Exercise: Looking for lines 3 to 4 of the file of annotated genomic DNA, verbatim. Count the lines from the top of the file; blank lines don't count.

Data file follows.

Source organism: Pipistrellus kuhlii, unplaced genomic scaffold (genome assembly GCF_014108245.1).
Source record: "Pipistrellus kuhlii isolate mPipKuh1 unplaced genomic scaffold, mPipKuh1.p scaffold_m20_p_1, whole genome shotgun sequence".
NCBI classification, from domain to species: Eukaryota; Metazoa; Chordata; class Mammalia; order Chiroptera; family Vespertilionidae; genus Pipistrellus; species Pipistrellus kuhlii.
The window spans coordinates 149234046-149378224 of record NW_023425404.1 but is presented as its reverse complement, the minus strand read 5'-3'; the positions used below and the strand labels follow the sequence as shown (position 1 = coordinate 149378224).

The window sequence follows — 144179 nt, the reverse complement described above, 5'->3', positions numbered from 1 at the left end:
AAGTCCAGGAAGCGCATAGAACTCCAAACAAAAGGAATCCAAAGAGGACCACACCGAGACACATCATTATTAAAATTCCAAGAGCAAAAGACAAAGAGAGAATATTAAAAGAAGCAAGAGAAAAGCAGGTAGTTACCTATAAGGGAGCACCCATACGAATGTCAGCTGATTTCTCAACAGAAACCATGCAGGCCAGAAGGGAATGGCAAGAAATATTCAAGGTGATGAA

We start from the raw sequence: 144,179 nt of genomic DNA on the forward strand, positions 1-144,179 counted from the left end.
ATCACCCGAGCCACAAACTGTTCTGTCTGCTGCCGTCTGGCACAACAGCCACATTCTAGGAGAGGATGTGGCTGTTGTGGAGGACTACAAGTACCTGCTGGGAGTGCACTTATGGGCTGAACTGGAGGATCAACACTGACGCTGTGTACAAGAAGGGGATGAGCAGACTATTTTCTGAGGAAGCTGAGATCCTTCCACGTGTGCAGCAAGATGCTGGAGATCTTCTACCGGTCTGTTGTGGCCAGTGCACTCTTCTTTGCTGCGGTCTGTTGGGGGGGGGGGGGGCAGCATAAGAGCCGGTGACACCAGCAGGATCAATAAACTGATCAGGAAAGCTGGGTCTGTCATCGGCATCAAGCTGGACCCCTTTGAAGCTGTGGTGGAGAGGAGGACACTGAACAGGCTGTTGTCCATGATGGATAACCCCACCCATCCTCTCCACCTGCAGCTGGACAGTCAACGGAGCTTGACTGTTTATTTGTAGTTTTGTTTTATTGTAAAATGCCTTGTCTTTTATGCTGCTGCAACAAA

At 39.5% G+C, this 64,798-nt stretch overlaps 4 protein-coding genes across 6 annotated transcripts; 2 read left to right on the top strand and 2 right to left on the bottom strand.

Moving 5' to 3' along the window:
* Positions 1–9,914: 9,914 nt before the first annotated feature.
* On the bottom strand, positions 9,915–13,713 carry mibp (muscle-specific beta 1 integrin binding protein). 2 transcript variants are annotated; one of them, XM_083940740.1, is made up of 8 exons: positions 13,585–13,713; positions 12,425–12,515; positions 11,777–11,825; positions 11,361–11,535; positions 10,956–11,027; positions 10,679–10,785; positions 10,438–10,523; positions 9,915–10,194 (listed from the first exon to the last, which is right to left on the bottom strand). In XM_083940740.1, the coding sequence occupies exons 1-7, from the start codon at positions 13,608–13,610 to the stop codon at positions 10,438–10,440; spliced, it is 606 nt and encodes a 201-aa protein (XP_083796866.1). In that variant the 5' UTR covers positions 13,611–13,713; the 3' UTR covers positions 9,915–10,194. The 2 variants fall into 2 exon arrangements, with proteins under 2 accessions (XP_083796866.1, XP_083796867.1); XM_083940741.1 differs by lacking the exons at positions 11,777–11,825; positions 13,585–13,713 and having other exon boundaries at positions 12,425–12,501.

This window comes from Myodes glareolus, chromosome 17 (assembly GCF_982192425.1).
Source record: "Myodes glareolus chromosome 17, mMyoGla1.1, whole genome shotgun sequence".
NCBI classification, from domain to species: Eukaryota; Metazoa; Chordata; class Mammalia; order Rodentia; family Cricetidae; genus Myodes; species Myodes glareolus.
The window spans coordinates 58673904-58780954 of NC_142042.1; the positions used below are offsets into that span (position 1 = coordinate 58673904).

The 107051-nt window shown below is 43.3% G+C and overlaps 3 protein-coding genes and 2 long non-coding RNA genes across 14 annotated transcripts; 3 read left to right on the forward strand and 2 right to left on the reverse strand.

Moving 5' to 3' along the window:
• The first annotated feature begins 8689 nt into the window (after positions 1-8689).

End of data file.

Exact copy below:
NCBI classification, from domain to species: Eukaryota; Metazoa; Chordata; class Mammalia; order Chiroptera; family Vespertilionidae; genus Pipistrellus; species Pipistrellus kuhlii.
The window spans coordinates 149234046-149378224 of record NW_023425404.1 but is presented as its reverse complement, the minus strand read 5'-3'; the positions used below and the strand labels follow the sequence as shown (position 1 = coordinate 149378224).